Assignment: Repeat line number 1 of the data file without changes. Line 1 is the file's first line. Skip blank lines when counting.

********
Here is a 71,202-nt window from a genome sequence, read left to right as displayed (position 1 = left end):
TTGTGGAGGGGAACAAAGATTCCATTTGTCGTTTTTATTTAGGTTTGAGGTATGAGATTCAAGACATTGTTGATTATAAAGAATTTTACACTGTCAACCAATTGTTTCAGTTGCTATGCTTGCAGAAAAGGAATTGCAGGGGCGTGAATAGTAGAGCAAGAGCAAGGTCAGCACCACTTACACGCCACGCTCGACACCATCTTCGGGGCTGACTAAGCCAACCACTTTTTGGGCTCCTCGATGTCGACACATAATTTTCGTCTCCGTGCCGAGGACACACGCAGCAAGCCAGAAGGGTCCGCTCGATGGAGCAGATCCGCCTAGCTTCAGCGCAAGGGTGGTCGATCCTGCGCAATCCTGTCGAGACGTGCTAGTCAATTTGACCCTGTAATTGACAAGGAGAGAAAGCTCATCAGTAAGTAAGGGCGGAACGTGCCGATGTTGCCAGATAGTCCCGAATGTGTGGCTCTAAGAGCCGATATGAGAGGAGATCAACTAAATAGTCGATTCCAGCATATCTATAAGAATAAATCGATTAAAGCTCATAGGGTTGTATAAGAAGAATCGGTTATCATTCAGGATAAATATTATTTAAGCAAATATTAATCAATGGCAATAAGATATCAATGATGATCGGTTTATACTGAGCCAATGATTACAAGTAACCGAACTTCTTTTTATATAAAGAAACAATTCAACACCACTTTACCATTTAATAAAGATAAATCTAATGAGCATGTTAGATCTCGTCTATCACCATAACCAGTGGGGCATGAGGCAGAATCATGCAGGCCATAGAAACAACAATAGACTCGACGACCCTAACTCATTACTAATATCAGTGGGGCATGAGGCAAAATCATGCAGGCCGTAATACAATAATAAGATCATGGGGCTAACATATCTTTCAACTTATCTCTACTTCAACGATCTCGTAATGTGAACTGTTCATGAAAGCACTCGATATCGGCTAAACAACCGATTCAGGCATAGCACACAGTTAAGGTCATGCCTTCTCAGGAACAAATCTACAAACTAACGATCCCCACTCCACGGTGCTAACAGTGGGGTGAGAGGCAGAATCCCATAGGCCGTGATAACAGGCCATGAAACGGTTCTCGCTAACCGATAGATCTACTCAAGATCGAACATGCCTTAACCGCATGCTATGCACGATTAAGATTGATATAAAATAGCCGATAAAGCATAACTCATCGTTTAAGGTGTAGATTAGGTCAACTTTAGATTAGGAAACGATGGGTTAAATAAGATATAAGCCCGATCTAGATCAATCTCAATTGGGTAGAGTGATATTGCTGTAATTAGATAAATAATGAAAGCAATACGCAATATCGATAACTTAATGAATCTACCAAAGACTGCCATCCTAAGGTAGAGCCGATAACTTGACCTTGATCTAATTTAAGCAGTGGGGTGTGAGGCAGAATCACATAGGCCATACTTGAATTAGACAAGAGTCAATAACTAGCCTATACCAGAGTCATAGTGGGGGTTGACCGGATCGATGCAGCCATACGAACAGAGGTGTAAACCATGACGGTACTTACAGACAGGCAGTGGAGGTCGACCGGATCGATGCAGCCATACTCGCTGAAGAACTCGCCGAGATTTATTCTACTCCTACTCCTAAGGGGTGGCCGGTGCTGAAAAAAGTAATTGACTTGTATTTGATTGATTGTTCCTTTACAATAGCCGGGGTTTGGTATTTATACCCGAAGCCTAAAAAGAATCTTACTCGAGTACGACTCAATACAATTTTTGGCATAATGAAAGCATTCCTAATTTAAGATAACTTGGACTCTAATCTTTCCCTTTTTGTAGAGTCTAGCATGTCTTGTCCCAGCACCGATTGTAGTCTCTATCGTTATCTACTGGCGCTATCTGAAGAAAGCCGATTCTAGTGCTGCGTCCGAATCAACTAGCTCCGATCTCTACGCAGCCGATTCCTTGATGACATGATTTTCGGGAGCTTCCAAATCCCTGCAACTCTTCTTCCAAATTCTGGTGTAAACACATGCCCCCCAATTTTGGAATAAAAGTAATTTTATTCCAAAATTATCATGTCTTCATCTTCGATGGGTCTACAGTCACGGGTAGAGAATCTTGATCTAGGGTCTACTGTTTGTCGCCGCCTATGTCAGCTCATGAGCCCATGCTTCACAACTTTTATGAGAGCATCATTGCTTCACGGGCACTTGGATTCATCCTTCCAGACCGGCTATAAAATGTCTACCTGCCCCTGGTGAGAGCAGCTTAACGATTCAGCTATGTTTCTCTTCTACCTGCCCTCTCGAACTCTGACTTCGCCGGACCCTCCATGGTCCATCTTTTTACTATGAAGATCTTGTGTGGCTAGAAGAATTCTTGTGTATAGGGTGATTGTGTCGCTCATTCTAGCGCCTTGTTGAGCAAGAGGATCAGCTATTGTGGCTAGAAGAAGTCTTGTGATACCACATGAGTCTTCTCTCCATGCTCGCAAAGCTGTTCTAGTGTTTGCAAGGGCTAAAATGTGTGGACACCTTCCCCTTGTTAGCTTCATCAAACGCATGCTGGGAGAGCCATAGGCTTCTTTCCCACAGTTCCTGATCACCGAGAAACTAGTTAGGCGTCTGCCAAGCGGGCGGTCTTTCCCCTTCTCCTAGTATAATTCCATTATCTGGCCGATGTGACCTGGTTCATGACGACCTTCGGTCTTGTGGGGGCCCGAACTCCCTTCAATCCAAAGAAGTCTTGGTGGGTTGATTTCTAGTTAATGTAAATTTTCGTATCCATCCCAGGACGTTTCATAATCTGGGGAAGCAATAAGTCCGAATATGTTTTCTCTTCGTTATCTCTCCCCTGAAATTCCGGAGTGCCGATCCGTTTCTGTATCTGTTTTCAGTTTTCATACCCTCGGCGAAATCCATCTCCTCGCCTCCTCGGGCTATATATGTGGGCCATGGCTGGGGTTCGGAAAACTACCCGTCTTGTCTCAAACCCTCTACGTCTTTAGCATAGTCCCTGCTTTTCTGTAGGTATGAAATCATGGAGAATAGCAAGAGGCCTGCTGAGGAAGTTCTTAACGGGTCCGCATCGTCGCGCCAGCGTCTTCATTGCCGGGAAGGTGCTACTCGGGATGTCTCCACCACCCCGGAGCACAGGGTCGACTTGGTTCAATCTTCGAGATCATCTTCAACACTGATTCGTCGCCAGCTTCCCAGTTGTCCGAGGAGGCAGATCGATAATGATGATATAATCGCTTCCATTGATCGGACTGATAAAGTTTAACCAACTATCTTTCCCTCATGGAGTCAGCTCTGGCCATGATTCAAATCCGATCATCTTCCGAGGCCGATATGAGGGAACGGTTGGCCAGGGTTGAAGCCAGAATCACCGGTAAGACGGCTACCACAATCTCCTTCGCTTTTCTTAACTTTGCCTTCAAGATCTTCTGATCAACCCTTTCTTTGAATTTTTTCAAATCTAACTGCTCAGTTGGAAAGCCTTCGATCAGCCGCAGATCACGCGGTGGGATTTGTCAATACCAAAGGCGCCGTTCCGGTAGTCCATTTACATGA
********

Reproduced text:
Here is a 71,202-nt window from a genome sequence, read left to right as displayed (position 1 = left end):